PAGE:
So hold on, here we go
Hold on, to nothing we know
Cato's Dan Mitchell considers the solid economic performance of Denmark despite major policy contradictions.
On the one hand, Denmark has very free markets as measured by the Heritage Economic Freedom Index, scoring highly in legal structure that protects property rights, lack of regulation, free trade policy, et al. On the other hand, Denmark has stifling fiscal policies, with tax burdens and government spending levels that exceed 50% of GDP.
Mitchell concludes that the only way that the Denmark model 'works' here is that the free market environment pulls an otherwise untenable fiscal situation out of the economic abyss. Were Denmark to reduce market freedom, then the model would collapse.
He also suggests that Denmark moved towards more socialization only after free markets had created large amounts of wealth. This has been the progression in nearly all Western countries: get rich, then expand government. The rich country/big government relationship is sometimes referred to as Wagner's Law.
We should note that Sweden, whose situation we pondered recently, has a similar set-up to Denmark's.
One thing that nags me about these conclusions is that they are based on an assumption that freedom can be categorically managed. Keep market freedom high in order to offset low fiscal freedom. Over time, it is hard for me to see how this can be maintained. Government spending at these levels seem certain to engulf freedoms of all kinds, including those involved in exchange. Indeed, it can be argued that market freedoms are already severely compromised if taxes exceed 50% of GDP.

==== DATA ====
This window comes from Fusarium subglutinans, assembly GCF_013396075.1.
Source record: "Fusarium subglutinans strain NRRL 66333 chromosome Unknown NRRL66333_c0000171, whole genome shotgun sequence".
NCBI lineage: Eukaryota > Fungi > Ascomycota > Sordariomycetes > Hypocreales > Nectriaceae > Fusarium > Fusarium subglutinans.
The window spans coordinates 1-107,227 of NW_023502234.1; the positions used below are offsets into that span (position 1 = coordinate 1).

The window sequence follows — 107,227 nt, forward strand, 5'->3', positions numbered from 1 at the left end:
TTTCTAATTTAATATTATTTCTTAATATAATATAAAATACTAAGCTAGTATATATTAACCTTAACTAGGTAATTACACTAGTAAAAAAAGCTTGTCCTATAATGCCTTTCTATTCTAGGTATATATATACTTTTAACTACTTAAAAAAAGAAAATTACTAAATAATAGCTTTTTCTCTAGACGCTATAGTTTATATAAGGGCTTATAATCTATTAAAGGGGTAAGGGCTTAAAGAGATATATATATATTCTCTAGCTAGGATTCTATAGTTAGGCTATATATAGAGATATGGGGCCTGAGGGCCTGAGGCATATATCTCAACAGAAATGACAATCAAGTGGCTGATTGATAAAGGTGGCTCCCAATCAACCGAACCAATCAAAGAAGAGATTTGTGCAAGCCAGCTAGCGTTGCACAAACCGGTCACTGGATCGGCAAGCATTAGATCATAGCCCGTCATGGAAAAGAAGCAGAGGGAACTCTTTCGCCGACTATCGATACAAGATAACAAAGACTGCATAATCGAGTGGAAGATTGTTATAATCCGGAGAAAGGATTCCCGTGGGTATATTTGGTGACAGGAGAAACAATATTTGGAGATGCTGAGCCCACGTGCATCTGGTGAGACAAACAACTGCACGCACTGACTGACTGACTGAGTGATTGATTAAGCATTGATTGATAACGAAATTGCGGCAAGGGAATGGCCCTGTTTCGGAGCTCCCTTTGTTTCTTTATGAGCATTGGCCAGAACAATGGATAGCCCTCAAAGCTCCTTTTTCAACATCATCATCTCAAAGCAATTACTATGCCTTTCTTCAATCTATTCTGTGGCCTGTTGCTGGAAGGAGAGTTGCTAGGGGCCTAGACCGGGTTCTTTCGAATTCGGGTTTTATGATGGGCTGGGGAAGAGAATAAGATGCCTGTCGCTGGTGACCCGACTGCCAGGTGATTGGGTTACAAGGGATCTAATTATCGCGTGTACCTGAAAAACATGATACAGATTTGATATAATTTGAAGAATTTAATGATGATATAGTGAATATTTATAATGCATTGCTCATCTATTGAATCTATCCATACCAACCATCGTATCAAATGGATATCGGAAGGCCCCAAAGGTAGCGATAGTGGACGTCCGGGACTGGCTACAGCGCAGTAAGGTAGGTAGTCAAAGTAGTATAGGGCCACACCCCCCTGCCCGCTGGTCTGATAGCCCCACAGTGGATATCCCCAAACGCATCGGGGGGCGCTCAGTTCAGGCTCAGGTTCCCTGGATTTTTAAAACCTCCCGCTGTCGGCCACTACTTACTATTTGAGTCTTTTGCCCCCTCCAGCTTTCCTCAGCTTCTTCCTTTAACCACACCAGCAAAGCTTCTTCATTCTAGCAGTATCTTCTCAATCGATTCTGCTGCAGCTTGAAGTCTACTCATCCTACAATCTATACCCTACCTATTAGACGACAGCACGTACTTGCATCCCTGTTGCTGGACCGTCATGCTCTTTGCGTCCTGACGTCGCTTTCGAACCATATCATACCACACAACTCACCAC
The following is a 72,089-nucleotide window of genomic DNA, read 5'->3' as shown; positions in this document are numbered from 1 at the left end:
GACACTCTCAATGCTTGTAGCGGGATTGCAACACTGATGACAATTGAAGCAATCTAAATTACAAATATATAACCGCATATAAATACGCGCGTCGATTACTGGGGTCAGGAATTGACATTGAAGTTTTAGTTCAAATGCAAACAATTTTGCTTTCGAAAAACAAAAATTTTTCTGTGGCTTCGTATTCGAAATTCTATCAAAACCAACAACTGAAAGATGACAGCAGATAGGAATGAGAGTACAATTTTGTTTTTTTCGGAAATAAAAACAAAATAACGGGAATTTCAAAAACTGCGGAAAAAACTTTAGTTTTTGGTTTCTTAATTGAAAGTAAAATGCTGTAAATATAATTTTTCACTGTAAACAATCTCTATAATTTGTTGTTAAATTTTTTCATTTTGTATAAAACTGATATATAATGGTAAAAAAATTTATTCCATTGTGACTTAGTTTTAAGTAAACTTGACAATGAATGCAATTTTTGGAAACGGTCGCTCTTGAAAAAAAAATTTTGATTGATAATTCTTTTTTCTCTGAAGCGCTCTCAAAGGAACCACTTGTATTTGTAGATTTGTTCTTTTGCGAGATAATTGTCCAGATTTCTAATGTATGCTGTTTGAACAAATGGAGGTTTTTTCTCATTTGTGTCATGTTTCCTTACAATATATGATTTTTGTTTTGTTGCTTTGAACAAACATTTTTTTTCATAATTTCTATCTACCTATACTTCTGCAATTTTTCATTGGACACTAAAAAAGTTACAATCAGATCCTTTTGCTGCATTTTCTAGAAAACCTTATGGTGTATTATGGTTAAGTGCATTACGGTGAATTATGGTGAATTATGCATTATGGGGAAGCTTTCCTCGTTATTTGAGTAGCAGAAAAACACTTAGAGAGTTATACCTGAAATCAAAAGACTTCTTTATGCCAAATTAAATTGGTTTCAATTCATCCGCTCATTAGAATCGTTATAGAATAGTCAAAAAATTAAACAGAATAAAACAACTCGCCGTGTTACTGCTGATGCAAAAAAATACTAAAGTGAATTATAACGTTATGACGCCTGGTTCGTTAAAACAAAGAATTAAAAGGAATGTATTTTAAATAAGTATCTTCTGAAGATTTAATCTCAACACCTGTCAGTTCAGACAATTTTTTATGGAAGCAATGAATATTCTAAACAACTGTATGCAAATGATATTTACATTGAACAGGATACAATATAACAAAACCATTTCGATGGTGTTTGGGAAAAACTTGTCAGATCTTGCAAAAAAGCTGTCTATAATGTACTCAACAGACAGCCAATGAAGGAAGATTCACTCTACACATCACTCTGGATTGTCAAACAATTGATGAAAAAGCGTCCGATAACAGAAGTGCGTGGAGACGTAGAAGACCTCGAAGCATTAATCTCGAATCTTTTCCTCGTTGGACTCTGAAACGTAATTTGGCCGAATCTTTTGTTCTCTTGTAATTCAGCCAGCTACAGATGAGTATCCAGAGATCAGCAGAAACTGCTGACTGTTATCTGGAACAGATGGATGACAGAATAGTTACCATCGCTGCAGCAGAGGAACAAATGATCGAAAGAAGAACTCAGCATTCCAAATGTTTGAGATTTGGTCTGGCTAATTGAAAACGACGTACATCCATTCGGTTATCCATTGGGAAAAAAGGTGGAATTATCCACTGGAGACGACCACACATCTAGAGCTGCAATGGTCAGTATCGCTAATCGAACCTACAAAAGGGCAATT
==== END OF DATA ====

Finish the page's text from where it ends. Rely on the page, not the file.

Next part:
Measures that comprise the Economic Freedom Index illustrate the contradiction. Mitchell notes that Denmark's free market score is strengthened by country practices that preserve property rights. But taxes exceed 50%! How can property rights be respected when government takes more that half of national income under conditions of force?
This is a nice example of the problems evident with the Economic Freedom Index as measured.
In sum, Mitchell's conclusions seem reasonable on a static basis and assuming that the data employed are valid. On a more dynamice basis, however, it is hard to see how the arrangement currently practiced by Denmark (and Sweden) is stable over time.